The Dallas Cowboys' Thanksgiving Game Food Offering Is an Absurd Texas-Shaped Stuffing Waffle

pile of meat and sauce and oh my lord green beans too and stuffing
Here’s the Cowboys’ Texas-style dressing Thanksgiving meal in all its... glory? Dallas Cowboys

Everything is falling apart.

About 40 percent of the United States, split at the seams, can't understand the other 60 percent (and vice versa). And we're all so busy yelling into the void that it's impossible to hear a damn thing anyone is saying. Nuclear war just sort of hangs there, a bulbous nightmare on the horizon. LaVar Ball is on prime-time CNN.

What I'm saying is, on Thanksgiving eve, feast your eyes on American indulgence as this whole experiment appears to be crumbling.

That's the "Texas-Style Dressing Holiday Meal," an apparent peace offering from Jerry Jones for threatening to blow up the NFL. It will be offered by the Dallas Cowboys on Thursday at AT&T Stadium when they take on the Los Angeles Chargers.

The dish was described in a press release Tuesday as a "Texas-shaped waffle made from traditional stuffing, topped with homemade mashed potatoes, a choice of roasted turkey breast or Petit Jean smoked pit ham, fresh green beans and homemade cranberry sauce."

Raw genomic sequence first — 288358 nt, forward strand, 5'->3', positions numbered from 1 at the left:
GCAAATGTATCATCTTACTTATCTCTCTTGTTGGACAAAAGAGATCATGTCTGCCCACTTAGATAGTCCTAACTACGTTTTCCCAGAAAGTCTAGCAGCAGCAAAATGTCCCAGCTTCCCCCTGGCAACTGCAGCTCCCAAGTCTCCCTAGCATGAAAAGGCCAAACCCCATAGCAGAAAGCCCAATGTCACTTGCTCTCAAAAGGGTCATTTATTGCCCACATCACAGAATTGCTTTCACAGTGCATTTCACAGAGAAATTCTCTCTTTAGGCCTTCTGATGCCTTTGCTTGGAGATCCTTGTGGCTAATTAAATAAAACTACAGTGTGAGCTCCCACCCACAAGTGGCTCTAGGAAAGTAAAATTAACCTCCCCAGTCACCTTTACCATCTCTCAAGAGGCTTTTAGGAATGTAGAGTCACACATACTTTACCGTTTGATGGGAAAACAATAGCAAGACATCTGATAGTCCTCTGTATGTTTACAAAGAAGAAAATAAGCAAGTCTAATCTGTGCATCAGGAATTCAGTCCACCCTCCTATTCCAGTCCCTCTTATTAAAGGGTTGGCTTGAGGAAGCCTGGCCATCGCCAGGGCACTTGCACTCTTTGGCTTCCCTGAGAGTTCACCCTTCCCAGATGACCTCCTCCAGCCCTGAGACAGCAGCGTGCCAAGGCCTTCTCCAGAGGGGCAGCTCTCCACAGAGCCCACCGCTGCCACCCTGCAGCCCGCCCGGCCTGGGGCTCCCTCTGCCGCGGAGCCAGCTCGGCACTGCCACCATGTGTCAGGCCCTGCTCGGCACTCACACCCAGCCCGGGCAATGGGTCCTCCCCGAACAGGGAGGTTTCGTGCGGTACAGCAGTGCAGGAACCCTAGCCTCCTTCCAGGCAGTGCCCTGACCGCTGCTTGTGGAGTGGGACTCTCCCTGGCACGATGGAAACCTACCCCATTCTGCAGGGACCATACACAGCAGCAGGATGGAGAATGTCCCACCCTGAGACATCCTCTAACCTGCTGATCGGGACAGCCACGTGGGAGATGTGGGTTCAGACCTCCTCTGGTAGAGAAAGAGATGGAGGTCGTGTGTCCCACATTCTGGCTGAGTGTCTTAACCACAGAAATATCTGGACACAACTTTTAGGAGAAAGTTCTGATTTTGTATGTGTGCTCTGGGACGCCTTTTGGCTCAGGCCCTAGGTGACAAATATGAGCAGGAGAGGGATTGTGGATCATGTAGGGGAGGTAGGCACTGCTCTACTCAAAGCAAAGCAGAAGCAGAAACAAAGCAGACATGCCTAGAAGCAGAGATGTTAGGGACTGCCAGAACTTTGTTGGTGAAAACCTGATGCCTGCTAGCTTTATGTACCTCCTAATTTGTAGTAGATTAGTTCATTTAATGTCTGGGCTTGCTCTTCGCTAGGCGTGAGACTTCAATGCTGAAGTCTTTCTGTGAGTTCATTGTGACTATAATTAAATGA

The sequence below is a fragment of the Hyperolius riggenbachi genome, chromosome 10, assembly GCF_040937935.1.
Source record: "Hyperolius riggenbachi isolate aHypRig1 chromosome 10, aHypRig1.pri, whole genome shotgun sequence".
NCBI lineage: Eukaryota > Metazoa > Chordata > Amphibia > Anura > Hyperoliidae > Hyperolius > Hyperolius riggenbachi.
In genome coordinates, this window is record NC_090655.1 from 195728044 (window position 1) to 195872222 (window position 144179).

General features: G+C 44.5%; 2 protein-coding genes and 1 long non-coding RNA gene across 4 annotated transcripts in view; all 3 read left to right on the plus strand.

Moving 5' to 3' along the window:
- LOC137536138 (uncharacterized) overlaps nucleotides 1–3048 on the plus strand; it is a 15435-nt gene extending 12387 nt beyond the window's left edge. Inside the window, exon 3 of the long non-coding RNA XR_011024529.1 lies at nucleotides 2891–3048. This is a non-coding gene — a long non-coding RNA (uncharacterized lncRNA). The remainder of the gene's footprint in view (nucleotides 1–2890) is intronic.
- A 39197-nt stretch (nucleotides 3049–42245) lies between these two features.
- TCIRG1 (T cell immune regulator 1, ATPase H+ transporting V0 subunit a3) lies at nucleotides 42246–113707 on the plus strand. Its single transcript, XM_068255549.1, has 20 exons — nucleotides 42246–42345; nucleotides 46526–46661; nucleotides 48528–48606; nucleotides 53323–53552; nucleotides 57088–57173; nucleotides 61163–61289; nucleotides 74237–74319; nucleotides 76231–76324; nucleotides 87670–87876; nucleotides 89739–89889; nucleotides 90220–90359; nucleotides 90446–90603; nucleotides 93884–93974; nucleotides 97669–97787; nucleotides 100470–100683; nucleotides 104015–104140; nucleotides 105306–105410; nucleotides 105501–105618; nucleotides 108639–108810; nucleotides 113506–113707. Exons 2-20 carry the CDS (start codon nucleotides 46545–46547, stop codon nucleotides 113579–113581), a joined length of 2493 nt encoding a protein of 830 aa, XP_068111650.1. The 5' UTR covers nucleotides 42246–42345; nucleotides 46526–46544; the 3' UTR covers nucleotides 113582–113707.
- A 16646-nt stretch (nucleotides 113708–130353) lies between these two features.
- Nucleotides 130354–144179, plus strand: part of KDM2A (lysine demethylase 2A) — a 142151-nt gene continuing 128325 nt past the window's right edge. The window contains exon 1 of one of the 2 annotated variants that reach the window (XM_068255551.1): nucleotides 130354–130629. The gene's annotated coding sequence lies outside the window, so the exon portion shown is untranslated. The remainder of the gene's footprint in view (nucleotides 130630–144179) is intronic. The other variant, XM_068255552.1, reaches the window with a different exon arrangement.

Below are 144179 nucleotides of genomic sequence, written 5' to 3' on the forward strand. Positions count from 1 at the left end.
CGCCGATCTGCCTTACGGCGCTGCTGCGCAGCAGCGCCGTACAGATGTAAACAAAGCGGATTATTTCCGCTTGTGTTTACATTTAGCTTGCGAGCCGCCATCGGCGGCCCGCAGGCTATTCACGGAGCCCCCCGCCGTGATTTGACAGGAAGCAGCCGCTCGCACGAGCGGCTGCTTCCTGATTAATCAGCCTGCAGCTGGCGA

I bet you're thinking, "Oh, is that it?" Not yet, nerds. Cue the giblet juice.

"This meal is stacked high and slathered with turkey giblet gravy," the press release read.

Another look at the country’s culinary gift from America’s Team. Courtesy Legends Hospitality

For all my hemming and hawing about American opulence, understand that I would—like any true patriot—shovel this thing into my face, combining every ingredient into one convenient bite that somehow assured I wouldn't truly taste a single distinct flavor. This sort of thing isn't new. It's just the latest offering in the increasingly absurd world of stadium food that has embraced way too many Rovellian abominations. There's the Tater Tot–topped hot dog. Or how about a Frosted Flake–crusted chicken sandwich that uses apple fritters as bread? It's fun food, I suppose, and a fine enough way to quell hunger as the players a great distance away slam into one another.

Plus, I love stuffing. So why not spend Thanksgiving—perhaps the most truly American holiday—gobbling down a $25 waffle shaped like Texas, an extremely American state that seemingly wants nothing to do with America? When everything feels a bit out of sorts, shouldn't we just embrace the weirdness by the forkful? I say bring it on—stacked high and slathered in giblet gravy, of course.